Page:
Post by: Cst. Candace Mitchell
One of the most common complaints that we hear relates to our use of lights and sirens. And I will confess that, yes, I have used them to get to a coffee shop. Why? A man had collapsed. My partner and I were able to offer assistance until he could be taken to hospital.
Many are quick to make jokes about Police flipping on lights and sirens to get through traffic when it suits them. The reality is that using those blaring sirens and flashing lights is not an advertisement that we’re going to a call; their use is to navigate traffic safely and efficiently. Often it’s emergencies that garner this reaction. Here are a few examples:
- Medical emergencies. Officers are also trained in CPR / First Aid and can provide assistance until medical personnel arrive.
- Crimes in progress (B&Es, assaults, property damage, alarms)
There are also a number of situations where using that equipment may only aggregate the situation:
- Our highly trained Communications staff answers calls and dispatches us based on priority. They stay on the line with complainant/victim, continually receiving information. Sometimes, when initial information tells us lights and sirens are necessary, additional information can change the response.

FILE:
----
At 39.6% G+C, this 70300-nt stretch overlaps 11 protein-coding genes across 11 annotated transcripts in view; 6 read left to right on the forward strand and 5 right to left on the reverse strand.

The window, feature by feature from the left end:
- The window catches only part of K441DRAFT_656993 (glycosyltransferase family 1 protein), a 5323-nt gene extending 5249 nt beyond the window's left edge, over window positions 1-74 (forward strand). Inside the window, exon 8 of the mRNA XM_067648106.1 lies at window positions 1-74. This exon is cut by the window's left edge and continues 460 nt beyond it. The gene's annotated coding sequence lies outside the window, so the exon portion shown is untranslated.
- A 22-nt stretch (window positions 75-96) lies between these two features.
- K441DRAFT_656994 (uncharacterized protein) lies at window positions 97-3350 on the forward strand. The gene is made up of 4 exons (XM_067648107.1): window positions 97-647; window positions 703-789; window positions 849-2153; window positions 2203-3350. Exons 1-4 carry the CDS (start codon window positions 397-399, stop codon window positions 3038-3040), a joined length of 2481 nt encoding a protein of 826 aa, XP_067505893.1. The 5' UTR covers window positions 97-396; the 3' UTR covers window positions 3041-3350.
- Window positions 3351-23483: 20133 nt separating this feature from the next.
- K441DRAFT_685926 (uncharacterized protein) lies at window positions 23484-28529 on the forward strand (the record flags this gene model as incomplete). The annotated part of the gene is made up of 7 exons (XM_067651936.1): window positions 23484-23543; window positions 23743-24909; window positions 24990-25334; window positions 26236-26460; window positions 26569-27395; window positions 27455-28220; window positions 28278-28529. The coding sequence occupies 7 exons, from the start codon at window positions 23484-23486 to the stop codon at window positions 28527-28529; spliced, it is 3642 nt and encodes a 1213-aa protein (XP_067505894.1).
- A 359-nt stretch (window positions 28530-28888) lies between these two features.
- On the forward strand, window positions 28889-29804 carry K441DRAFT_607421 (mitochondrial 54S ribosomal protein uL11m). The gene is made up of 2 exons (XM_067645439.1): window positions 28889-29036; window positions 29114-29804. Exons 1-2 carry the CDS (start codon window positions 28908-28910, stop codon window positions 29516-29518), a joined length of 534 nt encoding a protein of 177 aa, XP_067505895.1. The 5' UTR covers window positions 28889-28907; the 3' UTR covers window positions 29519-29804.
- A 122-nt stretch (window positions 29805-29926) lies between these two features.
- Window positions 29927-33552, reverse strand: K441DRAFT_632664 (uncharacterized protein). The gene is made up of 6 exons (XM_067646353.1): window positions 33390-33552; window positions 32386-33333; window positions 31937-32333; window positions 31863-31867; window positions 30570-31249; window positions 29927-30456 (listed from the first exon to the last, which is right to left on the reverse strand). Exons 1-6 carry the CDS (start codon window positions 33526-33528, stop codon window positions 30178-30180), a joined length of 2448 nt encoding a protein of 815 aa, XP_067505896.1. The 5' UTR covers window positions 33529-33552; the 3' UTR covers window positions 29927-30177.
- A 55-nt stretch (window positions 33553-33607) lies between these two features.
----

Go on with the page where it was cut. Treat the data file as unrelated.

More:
- Someone is breaking into a vehicle, and unbeknownst to them, I’m already on my way but I don’t want them to know that. My goal is to stop the act from proceeding and to also catch the person responsible.
With or without lights and sirens, we’re still responsible for driving in a reasonable and safe manner. Being reasonable means slowing at intersections before proceeding, travelling at safe speeds and arriving where we are needed. If we don’t do this, we have consequences as well. But it does make our jobs difficult. We have to carefully navigate through streets congested with vehicles, cyclists, and pedestrians. We also have to deal with road users who either aren’t paying attention or become frozen at the sight of an emergency vehicle.
The ability to activate lights and sirens is a luxury to our job but it’s an enormous responsibility. There are provisions for us to disobey the TSA but, trust me, if we don’t have to, we would rather not. Same as you all, we’re trying to get home to our families at the end of the day.
The biggest way you can help when you see an emergency vehicle with lights and sirens on? Pull to the right and stop as soon as you safely can.
If you observe a Police vehicle that you feel is being driven in an unsafe manner, you make file a complaint with our Professional Standards Unit.